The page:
The Phelps County Commissioners voted unanimously to join the multidistrict litigation against the opioid distributors and manufacturers on July 19, 2018.
The multidistrict litigation is a unification of Missouri counties as the plaintiffs, and if a settlement is reached the money would go back to the counties, and the law firm of lawyer John Eccher, who originally proposed the idea to the county, would be compensated with a contingency fee -- county participation is on a contingency basis.
If successful, proceeds from a settlement would be able to be earmarked for prevention programs and other services to help offset the costs being incurred by government agencies responding to the opioid crisis.
Yet a concern raised at the county commission meeting Tuesday, June 19 contemplated how going after the big money players – opioid distributors and manufacturers—will solve the multifaceted problem the county is facing with heroin and opioid addiction and overdoses, since the litigation has elected to not go after the physicians prescribing the opioids.
District 1 Commissioner Larry Stratman stated, “It is a huge problem and it is kind of like the tobacco industry, where we are going after the people that have money, so does that attack the problem?
“Is that really going to help anybody, or does it just hurt big pharma, and big pharma turns around and says now we’ll raise all the rest of our drugs 5 percent to make our money back and we really haven’t solved any of the problems anyway.”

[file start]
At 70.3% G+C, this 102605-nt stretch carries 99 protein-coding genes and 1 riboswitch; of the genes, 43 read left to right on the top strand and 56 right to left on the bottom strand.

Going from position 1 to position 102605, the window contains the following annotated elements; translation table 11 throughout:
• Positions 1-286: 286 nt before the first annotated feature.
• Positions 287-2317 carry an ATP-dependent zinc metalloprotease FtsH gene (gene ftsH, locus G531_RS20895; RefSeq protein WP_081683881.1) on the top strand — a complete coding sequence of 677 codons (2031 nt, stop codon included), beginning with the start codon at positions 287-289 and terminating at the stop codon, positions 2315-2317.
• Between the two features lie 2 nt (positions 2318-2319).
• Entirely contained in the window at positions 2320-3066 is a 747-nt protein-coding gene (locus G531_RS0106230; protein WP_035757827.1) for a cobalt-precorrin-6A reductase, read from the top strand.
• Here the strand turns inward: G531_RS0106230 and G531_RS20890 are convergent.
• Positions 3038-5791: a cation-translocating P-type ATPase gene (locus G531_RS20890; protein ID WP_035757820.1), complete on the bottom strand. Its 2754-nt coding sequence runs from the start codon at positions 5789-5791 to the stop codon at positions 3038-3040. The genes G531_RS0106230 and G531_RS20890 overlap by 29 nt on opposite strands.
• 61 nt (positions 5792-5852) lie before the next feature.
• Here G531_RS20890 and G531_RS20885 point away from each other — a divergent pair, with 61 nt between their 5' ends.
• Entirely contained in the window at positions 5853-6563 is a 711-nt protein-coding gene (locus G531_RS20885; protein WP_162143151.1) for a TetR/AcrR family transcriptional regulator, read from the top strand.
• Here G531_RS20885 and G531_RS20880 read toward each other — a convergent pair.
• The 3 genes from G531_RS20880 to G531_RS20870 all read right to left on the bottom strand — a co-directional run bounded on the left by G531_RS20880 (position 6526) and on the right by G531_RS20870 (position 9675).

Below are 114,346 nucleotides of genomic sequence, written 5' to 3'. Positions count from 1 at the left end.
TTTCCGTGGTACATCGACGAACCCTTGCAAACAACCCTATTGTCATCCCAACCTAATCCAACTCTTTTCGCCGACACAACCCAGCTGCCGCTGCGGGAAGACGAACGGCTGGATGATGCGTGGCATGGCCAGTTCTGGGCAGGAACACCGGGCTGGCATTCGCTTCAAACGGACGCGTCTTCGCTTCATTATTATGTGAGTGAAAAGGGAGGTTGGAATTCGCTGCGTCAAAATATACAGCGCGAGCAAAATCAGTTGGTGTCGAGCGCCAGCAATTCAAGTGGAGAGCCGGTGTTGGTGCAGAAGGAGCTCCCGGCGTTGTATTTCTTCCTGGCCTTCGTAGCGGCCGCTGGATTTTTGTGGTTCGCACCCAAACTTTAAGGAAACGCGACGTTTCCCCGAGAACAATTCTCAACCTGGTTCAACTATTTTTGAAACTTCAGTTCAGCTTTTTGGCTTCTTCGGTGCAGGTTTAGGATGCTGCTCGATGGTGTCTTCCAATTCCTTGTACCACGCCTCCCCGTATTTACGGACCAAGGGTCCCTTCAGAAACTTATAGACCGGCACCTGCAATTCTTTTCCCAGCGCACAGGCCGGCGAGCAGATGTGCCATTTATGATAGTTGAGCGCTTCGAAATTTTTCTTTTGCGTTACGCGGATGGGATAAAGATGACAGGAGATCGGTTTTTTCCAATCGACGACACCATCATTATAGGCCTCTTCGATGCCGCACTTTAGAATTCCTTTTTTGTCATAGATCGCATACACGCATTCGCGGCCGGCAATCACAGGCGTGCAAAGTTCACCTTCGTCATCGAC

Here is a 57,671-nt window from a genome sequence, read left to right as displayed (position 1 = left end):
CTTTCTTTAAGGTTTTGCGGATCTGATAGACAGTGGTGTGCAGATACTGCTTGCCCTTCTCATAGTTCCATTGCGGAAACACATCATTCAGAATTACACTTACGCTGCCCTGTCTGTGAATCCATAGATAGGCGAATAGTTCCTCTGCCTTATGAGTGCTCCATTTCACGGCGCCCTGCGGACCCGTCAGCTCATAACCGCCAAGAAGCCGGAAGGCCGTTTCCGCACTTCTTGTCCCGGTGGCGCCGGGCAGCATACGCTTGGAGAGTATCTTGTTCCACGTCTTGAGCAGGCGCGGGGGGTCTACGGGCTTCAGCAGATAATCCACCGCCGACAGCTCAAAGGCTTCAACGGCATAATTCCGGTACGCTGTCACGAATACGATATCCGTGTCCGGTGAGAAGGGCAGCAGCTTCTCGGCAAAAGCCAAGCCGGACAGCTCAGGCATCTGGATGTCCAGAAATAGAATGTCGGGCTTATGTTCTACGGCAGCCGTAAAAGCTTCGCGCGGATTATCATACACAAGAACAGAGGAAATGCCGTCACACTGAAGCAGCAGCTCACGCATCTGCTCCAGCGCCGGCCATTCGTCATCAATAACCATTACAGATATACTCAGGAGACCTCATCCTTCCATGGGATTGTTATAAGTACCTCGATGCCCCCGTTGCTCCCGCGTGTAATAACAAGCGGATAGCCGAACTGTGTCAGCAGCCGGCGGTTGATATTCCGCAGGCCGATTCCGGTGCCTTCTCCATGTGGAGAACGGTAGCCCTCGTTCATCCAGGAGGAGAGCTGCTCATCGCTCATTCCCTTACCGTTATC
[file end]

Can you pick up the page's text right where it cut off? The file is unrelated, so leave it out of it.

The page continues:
In response, according to Fox, the lawsuit won’t solve the problem, but the tide has been turning in the country for the last few years where the issue is discussed more. Thereby, the litigation is going to help bring about the changes the community would like to see through added awareness to the problem no matter the outcome in the massive civil case.
“You know if they go up and they lose we don’t lose anything. If they go up and they win we might get something, I don’t know. It depends how much the settlement is,” said Fox.
The Distributor’s Response
Senior vice president, John Parker, of Healthcare Distribution Alliance, the national trade association representing distributors including AmericansourceBergen, Cardinal Health and McKesson said:
· “The misuse and abuse of prescription opioids is a complex public health challenge that requires a collaborative and systemic response that engages all stakeholders.”
· “Given our role, the idea that distributors are responsible for the number of opioid prescriptions written defies common sense and lacks understanding of how the pharmaceutical supply chain actually works and is regulated.”
· “Those bringing lawsuits would be better served addressing the root causes, rather than trying to redirect blame through litigation.”
· Distributors are logistics experts, tasked with the primary responsibility of delivering all medicines to licensed pharmacies and healthcare providers.
· Distributors do not manufacture, prescribe, dispense or in any way, drive demand. Further, distributors cannot make medical determinations about patient care or provider prescribing.
· The Drug Enforcement Administration (DEA) is responsible for setting the annual production of controlled substances in the market, approving and regulating the entities allowed to prescribe and handle opioids, and sharing data with entities in the supply chain regarding potential cases of diversion.
· Distributors report every single opioid order to the DEA – whether it is suspicious or not. Greater communication and coordination with the DEA will help support real-time response against abuse and diversion where it occurs.